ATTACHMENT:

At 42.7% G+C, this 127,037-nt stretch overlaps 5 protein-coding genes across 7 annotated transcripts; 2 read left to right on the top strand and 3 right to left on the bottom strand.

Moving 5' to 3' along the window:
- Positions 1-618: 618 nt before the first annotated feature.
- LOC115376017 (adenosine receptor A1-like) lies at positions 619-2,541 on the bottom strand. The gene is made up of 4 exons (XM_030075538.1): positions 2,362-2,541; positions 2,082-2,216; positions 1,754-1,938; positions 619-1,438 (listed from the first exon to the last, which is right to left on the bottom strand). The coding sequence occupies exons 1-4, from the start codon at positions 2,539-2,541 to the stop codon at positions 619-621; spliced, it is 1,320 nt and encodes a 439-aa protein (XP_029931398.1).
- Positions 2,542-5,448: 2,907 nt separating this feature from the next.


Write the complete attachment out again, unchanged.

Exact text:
At 42.7% G+C, this 127,037-nt stretch overlaps 5 protein-coding genes across 7 annotated transcripts; 2 read left to right on the top strand and 3 right to left on the bottom strand.

Moving 5' to 3' along the window:
- Positions 1-618: 618 nt before the first annotated feature.
- LOC115376017 (adenosine receptor A1-like) lies at positions 619-2,541 on the bottom strand. The gene is made up of 4 exons (XM_030075538.1): positions 2,362-2,541; positions 2,082-2,216; positions 1,754-1,938; positions 619-1,438 (listed from the first exon to the last, which is right to left on the bottom strand). The coding sequence occupies exons 1-4, from the start codon at positions 2,539-2,541 to the stop codon at positions 619-621; spliced, it is 1,320 nt and encodes a 439-aa protein (XP_029931398.1).
- Positions 2,542-5,448: 2,907 nt separating this feature from the next.